Quit Saying That Buffy Is Sexist

I can’t believe I have to fucking write this. I can’t believe that there are enough edgy feminazi radicals out there online claiming that Buffy The Vampire Slayer is antifeminist garbage and that Joss Whedon is a misogynistic poser, that I have to write this article. But here I am, publishing this so all those man-hating dipshits will maybe shut the fuck up. (I highly doubt it.)

First of all, I would like to say that Whedon never wrote Buffy with the intention of it being some big pro-woman crusade. But to call the show sexist is straight up ridiculous, and it pisses me off.

Now, to those of you who claim that Buffy is a “pseudo-feminist” show because the female protagonist takes on a traditionally male role as a warrior, well…you’re neither wrong nor right. Yes, a strong female character doesn’t mean a girl who goes around punching everyone. But Buffy’s role as the Slayer isn’t her defining characteristic; she is a living, breathing, three dimensional character. To reduce Buffy to just an action hero is selling her character, and the point of the show, very short.

So what makes a strong character?

Depth. And Buffy is a very deep character. She has fears and dreams and beliefs. She changes over time and undergoes real development. The entire theme is about Buffy and her growth, not killing monsters. To only see that side of the show ignoring all the deeper meaning of it. But most importantly, despite all her supernatural power, she is human, capable of weakness and flaws.

This is how you write a strong character.

Now, what about Buffy’s romantic relationships?

First off, I would just like to state for the record, once and for all:

FALLING IN LOVE WITH A MAN DOES NOT INHERENTLY MEAN A WOMAN IS WEAK, CODEPENDENT, OR SUBMISSIVE.

Glad I got that off my chest.

Buffy and Angel: did Buffy let her relationship with Angel take over her life for a while? Yes. That was the whole point of season 2 (“you can’t afford to be a slave to your passions”). But this was made obvious (unless, again, you’re ignoring the deeper meaning), and Buffy eventually realized she would have to sacrifice that relationship to get on with her life and her work, and this point is illustrated when she literally kills Angel to save the world. When Angel comes back, their relationship stays on a much more healthy level, until Buffy and Angel realize they can’t keep up the pretense forever, and part ways. See, that is not an example of a woman being weak and letting her love for a man take her over. It’s a story about a teenager and their first love affair, and maturing past it.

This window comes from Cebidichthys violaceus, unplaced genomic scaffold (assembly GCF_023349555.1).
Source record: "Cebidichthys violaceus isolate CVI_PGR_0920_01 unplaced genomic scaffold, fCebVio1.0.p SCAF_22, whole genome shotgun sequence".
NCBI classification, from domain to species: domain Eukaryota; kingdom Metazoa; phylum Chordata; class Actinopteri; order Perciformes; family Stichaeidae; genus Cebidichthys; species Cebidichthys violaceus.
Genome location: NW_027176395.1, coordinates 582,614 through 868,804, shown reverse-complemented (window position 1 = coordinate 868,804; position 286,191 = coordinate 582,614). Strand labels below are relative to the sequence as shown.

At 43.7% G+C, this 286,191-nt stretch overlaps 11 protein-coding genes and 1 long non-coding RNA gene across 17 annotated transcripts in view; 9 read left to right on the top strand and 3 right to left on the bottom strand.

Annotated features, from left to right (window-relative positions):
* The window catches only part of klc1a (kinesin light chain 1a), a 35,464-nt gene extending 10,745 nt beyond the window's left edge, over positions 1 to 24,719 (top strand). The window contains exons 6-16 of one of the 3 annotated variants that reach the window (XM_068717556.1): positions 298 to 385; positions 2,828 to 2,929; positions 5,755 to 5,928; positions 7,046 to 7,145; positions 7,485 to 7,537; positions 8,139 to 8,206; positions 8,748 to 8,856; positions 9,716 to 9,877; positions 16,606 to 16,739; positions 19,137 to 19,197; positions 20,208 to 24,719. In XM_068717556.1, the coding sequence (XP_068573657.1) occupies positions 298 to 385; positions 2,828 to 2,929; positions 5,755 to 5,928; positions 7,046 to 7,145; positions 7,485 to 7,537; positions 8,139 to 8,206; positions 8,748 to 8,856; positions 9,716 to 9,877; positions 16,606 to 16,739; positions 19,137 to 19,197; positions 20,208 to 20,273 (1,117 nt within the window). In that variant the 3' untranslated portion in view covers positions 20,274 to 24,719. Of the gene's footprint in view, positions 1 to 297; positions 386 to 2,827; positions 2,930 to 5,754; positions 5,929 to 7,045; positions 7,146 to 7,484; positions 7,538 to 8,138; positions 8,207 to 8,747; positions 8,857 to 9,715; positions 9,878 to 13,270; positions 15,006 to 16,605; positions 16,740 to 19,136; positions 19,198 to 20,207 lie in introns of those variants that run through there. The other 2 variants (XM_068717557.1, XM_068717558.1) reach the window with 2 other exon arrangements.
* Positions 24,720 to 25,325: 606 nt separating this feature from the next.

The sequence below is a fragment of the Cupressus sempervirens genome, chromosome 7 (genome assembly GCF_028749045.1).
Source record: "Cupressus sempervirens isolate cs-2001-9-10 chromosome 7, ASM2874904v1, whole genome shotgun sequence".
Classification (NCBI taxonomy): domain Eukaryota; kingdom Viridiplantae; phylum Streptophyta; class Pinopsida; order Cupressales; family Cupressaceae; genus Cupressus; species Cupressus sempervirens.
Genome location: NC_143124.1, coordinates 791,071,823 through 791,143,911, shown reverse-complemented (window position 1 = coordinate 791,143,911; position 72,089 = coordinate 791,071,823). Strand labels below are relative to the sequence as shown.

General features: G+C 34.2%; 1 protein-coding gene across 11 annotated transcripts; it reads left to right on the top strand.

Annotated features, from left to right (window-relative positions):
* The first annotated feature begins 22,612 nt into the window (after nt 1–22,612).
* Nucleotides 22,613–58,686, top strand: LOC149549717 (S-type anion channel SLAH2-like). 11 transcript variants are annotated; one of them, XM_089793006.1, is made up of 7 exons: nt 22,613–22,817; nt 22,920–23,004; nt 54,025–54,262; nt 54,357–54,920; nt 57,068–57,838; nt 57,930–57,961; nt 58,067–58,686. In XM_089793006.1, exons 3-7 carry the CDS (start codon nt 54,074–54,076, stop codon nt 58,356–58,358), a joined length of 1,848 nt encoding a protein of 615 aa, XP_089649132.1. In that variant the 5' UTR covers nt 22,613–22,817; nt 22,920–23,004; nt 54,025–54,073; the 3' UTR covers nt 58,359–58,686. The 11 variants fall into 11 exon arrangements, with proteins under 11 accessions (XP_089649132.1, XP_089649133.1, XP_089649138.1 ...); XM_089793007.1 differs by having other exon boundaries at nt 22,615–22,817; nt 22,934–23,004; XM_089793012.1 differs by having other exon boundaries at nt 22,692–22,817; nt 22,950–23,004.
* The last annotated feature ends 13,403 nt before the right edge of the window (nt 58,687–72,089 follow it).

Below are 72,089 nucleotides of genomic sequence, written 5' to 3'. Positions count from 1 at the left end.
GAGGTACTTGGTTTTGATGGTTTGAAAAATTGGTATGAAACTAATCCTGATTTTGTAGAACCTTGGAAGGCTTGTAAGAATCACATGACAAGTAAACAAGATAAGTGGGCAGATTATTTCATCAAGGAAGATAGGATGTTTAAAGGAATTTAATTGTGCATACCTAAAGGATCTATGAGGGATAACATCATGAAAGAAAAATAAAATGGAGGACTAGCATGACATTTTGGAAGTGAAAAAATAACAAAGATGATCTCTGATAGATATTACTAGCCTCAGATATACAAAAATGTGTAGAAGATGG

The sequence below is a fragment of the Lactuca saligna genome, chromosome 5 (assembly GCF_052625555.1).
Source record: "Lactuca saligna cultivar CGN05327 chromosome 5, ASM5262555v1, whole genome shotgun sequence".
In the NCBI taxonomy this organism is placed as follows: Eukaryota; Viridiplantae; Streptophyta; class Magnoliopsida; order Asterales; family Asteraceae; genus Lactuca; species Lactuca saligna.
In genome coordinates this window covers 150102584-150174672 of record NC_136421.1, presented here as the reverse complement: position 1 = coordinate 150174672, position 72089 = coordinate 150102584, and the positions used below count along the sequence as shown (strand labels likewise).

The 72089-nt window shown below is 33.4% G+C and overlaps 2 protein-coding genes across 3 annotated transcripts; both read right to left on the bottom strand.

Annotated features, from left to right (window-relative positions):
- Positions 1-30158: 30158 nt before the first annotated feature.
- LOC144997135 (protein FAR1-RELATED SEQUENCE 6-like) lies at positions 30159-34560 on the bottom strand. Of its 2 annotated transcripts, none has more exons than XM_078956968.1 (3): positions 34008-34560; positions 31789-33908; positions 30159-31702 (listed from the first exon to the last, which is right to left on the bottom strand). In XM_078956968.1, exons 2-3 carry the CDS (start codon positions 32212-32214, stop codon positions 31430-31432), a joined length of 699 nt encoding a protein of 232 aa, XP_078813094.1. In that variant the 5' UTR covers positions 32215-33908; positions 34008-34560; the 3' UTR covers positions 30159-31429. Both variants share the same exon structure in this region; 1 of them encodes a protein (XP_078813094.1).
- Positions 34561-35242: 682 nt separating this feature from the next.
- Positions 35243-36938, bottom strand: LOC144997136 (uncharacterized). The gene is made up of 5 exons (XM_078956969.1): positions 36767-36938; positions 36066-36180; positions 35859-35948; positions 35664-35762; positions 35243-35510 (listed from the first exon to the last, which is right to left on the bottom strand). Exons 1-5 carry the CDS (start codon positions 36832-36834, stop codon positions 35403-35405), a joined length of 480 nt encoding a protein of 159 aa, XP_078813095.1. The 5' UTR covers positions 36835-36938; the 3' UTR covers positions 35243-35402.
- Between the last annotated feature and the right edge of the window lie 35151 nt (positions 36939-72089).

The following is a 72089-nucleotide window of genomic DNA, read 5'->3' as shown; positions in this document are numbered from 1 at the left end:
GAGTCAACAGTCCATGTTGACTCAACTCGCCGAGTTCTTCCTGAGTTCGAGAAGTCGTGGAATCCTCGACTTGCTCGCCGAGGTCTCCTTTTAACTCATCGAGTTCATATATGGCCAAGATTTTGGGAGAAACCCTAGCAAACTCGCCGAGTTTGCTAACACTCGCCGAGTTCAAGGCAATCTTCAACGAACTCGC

Buffy and Riley (I’m skipping over Scott Hope and Parker): there is a reason everyone hates Riley – he’s a whiner baby, who’s so insecure in his own masculinity, that he craves Buffy being dependent on him. And she simply isn’t. So he throws a tantrum and leaves her. Does Xander blame Buffy for everything that went wrong in that relationship? Yes. But, again, to those who are simply watching the show at the surface level and ignoring the deeper meaning, instead of really thinking for themselves, don’t realize that Xander was meant to be considered wrong. Anything Xander says about any of Buffy’s relationships should always be taken with a grain of salt. People who don’t realize that are mindless sheeple, blinding accepting what the narrative tells them to believe. Of course the breakup isn’t Buffy’s fault – it’s Riley’s. Buffy is the strong one, the independent one, and Riley couldn’t handle that. How exactly is that weakness on Buffy’s part?

Buffy and Spike: this relationship was OBVIOUSLY portrayed as unhealthy (at least in season 6), and anyone who doesn’t get that is clearly an idiot. Buffy is in a place of depression and self-loathing, and is using her physical relationship with Spike as a substitute for truly being happy. That’s the point. But when Buffy regains her strength again, she is no longer dependent on Spike – she’s able to stand on her own two feet.

Now let’s go over the role of the Slayer – it’s about power. One girl in all the world who was given the power to stop the forces of evil by a group of men. Yes, Buffy’s power comes from men. And to boot, there’s a patriarchal council of “Watchers” that facilitates the Slayer in her role. That sounds misogynistic on the surface, but look at what happens in the show. In “Helpless”, an episode all about gender and power dynamics, Buffy realizes the corruption of the Watchers’ Council, and in the “Graduation” two-parter, Buffy rejects the Council’s meddling. In season 7’s “Lies My Parents Told Me”, Buffy literally shuts the door on Giles’s guidance after she realizes she has outgrown him, claiming that he’s “taught her everything she needs to know”. And in the finale, Buffy literally takes back the power of the Slayer for herself from those men who created the First Slayer all those years ago and shares it with the rest of the Slayer line, creating strong women (both physically and spiritually) all over the world. Women taking power back from men – in what universe is that message antifeminist?

And I’ve only talked about Buffy herself in this article – I haven’t even touched Willow, Anya, Cordelia, Dawn, Tara, or Faith. Buffy is unquestionably a show that is dominated by strong female characters.

So for the love of God, quit saying that Buffy The Vampire Slayer is sexist and that Joss Whedon is the Antichrist. ~TRL

6 Pairings That Romanticize Abuse

Abuse